Springbok assistant coach Brendan Venter instructs the players during a training session. Photo: Kim Ludbrook/EPA
First things first. Brendan Venter must be commended for signing up to Twitter and better still, using the social media service to propagate his views, sharp as they may be.

It shows a bloke who is modern, progressive and keen to be heard. More’s the pity his colleagues haven’t done the same. Few of the leading coaches, bar Gary Gold and Paul Treu, regularly use the medium, preferring the refuge of the traditionally mind-numbing press conference.

Venter has been in the news because of a particular tweet in the aftermath of last weekend’s match against Australia: “If winning is all you see. Stop watching. Boys deserve respect not criticism”.

He took stick for his comments with some sensitive souls blasting the message.

I say we should have more of it. A coach sticking his neck out and saying what he really feels is refreshing, especially in a sports environment like ours where clichés abound. No-one seems to go off-message any more. Indeed, even the All Blacks’ constant praise of the Springboks has the feel of treacle, especially with the evidence so at odds with the sentiment.

Besides, Venter has earned the right to be heard. He’s worn the green and gold. He knows what’s at stake and what must be said.

He’s habitually blocked followers who trash him online. Otherwise known as trolls, these are the keyboard warriors who wouldn’t have the guts to front up to Venter in public. These people are all over social media, safe in the knowledge that their targets can’t confront them while they’re closeted away in their offices and bedrooms.

Twitter might be the “digital water cooler” of the modern age, but it’s a paradox; it’s a social network that requires no social skills.

Some consider Venter to be over-sensitive but he’s never suffered fools gladly. He will happily engage with someone who makes his point elegantly, even if it is at sharp odds to his own. But the moment it becomes sophistry or gets abusive, he’s done. As it should be.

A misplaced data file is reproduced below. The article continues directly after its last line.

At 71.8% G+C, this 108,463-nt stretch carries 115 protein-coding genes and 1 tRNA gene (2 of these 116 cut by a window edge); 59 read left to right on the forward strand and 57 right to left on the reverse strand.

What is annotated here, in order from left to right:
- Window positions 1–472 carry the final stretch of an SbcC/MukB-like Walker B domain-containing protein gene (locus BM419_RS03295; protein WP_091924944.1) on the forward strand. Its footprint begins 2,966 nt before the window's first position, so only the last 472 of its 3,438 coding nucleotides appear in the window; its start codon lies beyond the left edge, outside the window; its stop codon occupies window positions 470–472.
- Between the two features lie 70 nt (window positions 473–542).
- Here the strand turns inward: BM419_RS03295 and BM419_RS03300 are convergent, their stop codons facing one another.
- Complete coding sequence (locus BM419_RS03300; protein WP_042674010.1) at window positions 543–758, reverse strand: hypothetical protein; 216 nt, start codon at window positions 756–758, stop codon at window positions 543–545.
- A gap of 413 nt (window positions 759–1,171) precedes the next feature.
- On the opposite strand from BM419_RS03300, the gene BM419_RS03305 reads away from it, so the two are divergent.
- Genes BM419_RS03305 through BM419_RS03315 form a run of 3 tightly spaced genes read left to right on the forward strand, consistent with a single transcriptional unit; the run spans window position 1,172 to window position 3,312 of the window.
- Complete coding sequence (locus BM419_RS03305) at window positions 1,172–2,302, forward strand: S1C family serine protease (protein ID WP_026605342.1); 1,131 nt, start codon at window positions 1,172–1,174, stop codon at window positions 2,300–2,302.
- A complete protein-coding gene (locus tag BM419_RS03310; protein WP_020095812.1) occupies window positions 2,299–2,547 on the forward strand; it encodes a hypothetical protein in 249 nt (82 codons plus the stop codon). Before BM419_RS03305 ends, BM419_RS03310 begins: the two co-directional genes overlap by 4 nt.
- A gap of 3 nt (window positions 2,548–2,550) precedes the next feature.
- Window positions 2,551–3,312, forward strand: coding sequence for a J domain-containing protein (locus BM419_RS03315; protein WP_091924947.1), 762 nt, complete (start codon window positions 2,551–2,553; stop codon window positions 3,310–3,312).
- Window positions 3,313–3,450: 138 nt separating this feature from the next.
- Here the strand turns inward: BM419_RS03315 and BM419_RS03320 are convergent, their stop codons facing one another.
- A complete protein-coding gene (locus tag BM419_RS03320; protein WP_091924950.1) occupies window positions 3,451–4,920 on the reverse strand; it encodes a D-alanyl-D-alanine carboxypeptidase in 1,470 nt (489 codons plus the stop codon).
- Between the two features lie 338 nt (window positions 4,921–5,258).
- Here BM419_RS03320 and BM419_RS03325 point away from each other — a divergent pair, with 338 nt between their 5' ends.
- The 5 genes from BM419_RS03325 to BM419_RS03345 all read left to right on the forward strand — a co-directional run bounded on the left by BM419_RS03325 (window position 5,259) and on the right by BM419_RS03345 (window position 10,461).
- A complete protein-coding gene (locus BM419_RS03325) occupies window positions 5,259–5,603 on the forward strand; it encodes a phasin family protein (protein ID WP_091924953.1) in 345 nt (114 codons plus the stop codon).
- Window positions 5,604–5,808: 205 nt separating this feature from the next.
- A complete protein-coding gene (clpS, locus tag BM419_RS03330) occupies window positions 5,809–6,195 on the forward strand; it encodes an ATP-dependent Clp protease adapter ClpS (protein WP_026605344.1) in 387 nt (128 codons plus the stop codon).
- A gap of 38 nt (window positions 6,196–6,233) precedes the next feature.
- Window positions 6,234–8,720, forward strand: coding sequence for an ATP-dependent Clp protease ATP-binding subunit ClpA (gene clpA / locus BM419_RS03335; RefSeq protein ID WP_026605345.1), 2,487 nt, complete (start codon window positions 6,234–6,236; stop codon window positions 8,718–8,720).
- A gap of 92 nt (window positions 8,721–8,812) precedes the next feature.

Check out his “non-interview” in 2010 with Martin Gillingham on YouTube - it fast became an Internet hit - that was directed at the suits who fined him 25 000 euros for what he considered an honest opinion.

He’s happy to thrash out a point but best get your ducks in a row. As with Nick Mallett and Jake White, he’ll cut you to pieces if you proffer a lame argument.

The golden rule of Twitter is: “Don’t feed the trolls.”

Venter is also embedded in the team, as he reminded people in another tweet over the weekend. “I engage the fans for 1 reason only. I am currently on inside. I see the effort and improvement. Maybe not good enough yet but there is hope.

"When i decided to engage with the followers on twitter i automatically rocked the boat. I dont mind sharing my opinions but then respect them”.

Coach Allister Coetzee’s response was curious. He pointed out that he wasn’t on Twitter - he has a parody account, as does Peter de Villiers - and he was certain that Venter’s views had been misunderstood.

Mind you, this is one of the failures of the medium. There is little room for nuance and context, which can be a problem for those who don’t get irony or straight talking. And there are many.

As Venter will doubtless discover, social media can be both distracting and time-consuming. The real measure of his dedication will be to see if he’s still there in a year. Many sportsmen have been hounded off social media or discouraged by their bosses, which is a pity.

The one thing absent from the local sporting landscape is open and public debate. There’s so much to be said, so much to be thrashed out, but the nannying of sport bosses and the whining of supporters discourages open and honest talk.

Venter offers a rare view into the Bok dressing room. We might not like what he says but how refreshing to get a non-PC opinion. Bring it on, I say, and ignore the Monday morning quarterbacks who’d struggle to argue their way out of a wet paper bag.


Sunday Tribune

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